This had been the case in the cyder tax, when, in the course of debate, it had been said non Cæsar pulsante manu—“ The winds of heaven and the elements may enter the cottage of the peasant, but not the king, without the peasant's permission.” This was not a mere flight of poetry, but at once a lively, fanciful, and forcible effusion of the mind, founded on what he considered as the good old English proverb, “ that every man's house is his castle," which was in fact the very essence of Magna Charta. He need scarcely add that the person who had used the expression which he had just quoted was the Earl of Chatham, who had not thought it wrong to argue the question of the cyder tax upon the general principle of the excise laws and their constitutional tendency. But there was a manifest inconsistency in that part of the chancellor of the exchequer's argument, in which he charged him with wishing to pull down the whole system of excise, and in the same breath had declared that he (Mr. Sheridan) was willing to leave the manufactures of soap, candles, starch, and all the rest of the manufactures at present subject to the excise under the oppression and tyranny of those laws. It was absolutely impossible, as the committee must see, for the two things to be true, because they directly militated against each other. Another point in which the right honourable gentleman had totally mis-stated him, and in which, indeed, his right honourable friend near him had also a little misconceived him, was, in respect to trial by jury; both imagining that he disapproved of a trial by jury, in cases of excise. He had expressly declared that if a general reform of excise laws were to take place, he saw that in such a case trial by jury might be applied to them as a part of that reform ; but he had asserted that he would not accept of trial by jury being proposed by a minister, in a singular and particular case, by way of decoy, and in order to delude the house and the public into an acquiescence with the application of the excise laws to the manufacture of tobacco. He would not graft, or approve of a graft of that kind, on so vile a being, convinced that that the tree could not produce such fruit, and that so beautiful and excellent a head as a trial by jury ought not, in that manner, to be annexed to so deformed a trunk. The right honourable gentleman persevered in maintaining that the manufacturers had kept back some intelligence from him, and had to thank themselves if he did not do them all the justice that their case might require. The fact was, that when he (Mr. Sheridan) found them in town, and prepared to propose a repeal of the act of the last session, he had, at their very first meeting, advised them not to apply to the opposition, but at once to the treasury, and endeavour to get redress through the medium of his Majesty's ministers, which, in all matters of revenue and finance, he was ready to confess, he thought the most proper hands for alterations of the revenue laws to come from. The answer they gave him was, that they had been at the treasury with the secretaries, and had seen Mr. Pitt, and that their reception did not encourage them to hope for success; and, therefore, they were determined to apply to parliament through the medium of opposition, wishing that their case should come before that house and the public. But the right honourable gentleman's mode of treating the manufacturers was curious. They go to him and tell him, “ that their objections to the bill were fundamental ; that no amendment, no modification of it will meet their ideas ; they object to the principle, and nothing short of an actual repeal can satisfy them, as they must, at all events, have the exciseman kept out of their manufactory.” Having stated this, the manufacturers ask the right honourable gentleman if he will consent to give up the principle? The right honourable gentleman answers “ No; the principle must not be abandoned; but, do you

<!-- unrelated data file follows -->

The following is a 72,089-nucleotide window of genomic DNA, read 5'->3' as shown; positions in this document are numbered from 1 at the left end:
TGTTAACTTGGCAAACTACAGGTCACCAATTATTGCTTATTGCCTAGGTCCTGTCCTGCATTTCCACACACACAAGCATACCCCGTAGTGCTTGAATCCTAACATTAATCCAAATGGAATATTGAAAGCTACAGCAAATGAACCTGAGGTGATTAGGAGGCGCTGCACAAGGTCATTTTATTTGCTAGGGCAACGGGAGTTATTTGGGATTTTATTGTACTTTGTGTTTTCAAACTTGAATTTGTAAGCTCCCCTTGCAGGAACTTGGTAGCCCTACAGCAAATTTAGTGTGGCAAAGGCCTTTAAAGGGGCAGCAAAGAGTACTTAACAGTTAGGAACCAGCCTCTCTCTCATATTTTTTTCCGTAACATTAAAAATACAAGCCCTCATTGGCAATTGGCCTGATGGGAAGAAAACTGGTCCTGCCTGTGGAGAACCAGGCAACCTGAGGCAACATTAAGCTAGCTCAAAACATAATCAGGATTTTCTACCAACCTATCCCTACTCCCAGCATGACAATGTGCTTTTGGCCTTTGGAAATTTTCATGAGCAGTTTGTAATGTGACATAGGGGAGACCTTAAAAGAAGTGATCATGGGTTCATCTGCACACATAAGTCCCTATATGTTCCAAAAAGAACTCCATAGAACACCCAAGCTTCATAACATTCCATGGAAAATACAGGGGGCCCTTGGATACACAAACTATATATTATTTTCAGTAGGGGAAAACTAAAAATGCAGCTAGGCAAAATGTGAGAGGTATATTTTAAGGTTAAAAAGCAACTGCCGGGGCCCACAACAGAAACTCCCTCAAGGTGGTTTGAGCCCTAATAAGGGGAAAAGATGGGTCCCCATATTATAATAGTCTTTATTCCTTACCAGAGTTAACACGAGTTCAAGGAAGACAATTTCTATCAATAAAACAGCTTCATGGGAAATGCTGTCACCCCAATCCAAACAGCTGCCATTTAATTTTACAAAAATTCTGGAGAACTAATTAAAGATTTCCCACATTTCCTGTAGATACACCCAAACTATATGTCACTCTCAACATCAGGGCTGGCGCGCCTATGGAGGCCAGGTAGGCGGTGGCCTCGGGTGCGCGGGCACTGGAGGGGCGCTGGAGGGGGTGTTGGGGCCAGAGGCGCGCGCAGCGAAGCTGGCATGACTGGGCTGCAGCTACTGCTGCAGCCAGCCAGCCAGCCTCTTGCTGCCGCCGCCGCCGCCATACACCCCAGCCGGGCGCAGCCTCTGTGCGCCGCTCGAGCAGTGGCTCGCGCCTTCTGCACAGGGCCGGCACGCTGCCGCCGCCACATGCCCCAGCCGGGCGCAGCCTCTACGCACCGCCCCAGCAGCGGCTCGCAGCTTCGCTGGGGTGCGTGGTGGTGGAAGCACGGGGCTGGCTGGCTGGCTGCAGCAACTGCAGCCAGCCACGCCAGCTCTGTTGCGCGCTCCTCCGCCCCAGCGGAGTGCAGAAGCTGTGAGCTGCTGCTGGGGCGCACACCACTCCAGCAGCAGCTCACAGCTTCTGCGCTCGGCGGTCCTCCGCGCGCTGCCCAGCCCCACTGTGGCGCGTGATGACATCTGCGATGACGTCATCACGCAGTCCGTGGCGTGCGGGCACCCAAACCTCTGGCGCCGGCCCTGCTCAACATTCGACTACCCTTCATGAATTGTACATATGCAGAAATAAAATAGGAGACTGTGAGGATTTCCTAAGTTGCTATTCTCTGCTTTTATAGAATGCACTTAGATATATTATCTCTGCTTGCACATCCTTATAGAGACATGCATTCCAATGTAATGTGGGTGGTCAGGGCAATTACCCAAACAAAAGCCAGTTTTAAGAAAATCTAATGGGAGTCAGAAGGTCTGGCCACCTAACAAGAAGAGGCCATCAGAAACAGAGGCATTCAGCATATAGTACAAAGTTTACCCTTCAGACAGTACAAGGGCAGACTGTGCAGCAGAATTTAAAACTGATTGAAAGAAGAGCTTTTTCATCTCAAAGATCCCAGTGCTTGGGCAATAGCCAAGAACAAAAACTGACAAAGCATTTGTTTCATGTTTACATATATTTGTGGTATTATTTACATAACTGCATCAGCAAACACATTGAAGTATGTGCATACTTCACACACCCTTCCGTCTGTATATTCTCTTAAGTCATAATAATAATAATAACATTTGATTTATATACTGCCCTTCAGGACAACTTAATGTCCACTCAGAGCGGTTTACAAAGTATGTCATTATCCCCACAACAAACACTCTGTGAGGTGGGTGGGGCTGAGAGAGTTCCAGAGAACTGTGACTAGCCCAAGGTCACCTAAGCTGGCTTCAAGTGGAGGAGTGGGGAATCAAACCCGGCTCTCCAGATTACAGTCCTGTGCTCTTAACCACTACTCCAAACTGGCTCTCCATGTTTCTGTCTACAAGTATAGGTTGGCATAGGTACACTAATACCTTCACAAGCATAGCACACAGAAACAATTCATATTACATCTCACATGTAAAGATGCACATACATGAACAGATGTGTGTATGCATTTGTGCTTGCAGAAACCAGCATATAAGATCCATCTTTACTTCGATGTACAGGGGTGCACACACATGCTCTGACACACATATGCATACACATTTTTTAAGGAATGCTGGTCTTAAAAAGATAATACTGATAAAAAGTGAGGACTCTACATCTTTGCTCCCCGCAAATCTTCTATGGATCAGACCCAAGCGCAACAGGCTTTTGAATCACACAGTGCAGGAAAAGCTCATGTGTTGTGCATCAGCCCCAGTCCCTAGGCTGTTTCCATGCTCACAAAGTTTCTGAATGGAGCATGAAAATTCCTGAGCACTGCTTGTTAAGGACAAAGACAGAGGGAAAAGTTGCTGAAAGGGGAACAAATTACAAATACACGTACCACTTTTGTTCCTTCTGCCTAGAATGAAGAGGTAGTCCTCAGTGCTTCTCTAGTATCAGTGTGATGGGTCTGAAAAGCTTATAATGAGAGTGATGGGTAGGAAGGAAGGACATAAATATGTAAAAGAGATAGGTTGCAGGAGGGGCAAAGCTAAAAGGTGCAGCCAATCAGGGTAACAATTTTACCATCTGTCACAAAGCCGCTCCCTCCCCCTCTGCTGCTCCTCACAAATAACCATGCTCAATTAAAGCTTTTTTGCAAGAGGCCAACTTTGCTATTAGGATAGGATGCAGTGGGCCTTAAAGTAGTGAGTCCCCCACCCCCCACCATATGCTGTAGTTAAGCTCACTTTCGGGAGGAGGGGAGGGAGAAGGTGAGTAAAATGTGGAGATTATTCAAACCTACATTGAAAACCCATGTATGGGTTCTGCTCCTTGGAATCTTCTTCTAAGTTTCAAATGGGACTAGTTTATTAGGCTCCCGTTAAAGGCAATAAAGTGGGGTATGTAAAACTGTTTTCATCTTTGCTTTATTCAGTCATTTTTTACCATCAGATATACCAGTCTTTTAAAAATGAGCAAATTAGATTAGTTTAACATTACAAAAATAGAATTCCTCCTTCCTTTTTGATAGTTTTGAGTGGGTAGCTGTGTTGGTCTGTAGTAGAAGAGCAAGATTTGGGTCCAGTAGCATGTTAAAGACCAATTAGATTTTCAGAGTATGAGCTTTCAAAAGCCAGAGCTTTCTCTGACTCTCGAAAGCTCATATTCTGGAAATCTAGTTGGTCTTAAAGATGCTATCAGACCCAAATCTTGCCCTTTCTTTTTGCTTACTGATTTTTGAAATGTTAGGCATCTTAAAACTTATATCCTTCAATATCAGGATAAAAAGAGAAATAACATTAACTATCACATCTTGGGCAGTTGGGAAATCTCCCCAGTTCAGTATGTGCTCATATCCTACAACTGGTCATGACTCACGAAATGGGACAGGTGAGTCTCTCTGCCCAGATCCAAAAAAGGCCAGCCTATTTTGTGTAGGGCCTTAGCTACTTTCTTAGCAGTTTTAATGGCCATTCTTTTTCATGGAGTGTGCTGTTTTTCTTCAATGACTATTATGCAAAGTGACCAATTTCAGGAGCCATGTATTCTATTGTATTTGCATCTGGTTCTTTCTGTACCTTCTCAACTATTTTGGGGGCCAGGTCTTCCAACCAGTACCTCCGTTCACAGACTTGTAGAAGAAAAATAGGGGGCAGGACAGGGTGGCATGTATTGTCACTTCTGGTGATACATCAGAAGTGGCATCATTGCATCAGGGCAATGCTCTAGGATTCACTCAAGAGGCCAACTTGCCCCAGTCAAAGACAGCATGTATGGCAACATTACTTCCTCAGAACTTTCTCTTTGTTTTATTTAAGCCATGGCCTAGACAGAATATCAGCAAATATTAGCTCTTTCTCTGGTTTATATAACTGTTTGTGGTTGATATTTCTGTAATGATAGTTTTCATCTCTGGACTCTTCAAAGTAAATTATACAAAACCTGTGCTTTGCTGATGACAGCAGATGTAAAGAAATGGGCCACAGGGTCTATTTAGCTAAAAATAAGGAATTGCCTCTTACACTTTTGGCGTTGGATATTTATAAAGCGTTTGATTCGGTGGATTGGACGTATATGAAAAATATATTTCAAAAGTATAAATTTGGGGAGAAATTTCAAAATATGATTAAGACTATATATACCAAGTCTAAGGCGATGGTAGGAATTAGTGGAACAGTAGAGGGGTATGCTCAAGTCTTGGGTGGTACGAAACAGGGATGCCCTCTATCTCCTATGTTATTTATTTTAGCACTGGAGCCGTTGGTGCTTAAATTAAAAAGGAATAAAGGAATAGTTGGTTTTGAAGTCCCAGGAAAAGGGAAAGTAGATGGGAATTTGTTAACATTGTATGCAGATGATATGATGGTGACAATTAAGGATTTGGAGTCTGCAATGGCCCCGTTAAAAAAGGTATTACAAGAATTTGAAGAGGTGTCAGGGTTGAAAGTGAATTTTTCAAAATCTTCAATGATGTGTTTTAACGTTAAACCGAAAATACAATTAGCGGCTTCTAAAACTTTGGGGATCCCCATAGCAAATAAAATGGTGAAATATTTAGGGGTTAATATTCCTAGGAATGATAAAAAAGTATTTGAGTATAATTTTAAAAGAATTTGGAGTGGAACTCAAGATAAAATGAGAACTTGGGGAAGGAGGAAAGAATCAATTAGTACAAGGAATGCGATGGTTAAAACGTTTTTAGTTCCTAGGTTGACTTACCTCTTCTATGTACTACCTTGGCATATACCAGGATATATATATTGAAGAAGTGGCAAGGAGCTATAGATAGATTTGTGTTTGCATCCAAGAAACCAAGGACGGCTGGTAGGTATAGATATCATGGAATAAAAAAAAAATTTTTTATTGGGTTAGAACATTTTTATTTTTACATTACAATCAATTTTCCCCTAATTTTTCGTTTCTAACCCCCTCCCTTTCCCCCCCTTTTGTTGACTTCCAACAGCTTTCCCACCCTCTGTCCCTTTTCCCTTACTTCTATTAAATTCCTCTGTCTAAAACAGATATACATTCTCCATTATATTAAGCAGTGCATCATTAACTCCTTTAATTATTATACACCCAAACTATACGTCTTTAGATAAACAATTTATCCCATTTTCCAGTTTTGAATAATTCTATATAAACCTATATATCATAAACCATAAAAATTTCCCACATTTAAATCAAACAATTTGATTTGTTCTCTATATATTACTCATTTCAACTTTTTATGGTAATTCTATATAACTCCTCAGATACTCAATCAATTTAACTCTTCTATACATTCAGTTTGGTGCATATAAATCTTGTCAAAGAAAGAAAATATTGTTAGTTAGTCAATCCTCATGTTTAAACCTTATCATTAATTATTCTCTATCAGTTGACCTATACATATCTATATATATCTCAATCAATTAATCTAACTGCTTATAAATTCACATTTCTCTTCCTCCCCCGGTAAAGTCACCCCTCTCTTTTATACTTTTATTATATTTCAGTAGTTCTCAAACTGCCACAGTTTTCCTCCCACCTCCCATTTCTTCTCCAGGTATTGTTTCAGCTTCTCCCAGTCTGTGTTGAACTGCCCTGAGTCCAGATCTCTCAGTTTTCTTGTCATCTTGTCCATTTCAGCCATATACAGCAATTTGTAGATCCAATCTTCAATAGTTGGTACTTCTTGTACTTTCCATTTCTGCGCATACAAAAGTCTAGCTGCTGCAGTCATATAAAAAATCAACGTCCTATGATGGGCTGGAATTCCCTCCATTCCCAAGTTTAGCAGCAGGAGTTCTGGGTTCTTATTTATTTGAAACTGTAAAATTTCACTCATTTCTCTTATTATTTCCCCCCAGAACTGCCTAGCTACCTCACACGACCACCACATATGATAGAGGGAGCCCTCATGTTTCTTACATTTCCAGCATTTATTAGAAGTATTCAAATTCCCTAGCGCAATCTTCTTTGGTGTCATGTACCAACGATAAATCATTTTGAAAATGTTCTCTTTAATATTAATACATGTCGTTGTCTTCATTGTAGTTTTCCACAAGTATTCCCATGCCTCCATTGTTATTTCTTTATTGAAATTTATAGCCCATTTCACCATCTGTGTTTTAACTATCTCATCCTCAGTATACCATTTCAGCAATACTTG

inform me how I shall alter the bill.” This the manufacturers refuse; and they wisely refused it, in his opinion ; for, what was it but the minister's saying, “ I have a yoke to put about your necks, do you help me in fitting it on; only assist me with your knowledge of the subject, and I'll fit you with the prettiest pair of fetters that ever were seen in the world.” With regard to the right honourable gentleman's argument, that there was a great increase of revenue in consequence of the act continuing in force, he held that to be no argument at all. He never wished to count the money, when he was certain that the purse which contained it, with all its contents, were stolen. Every person knew that the right honourable gentleman could make out an account so as to give any calculations he chose to bring forward, at least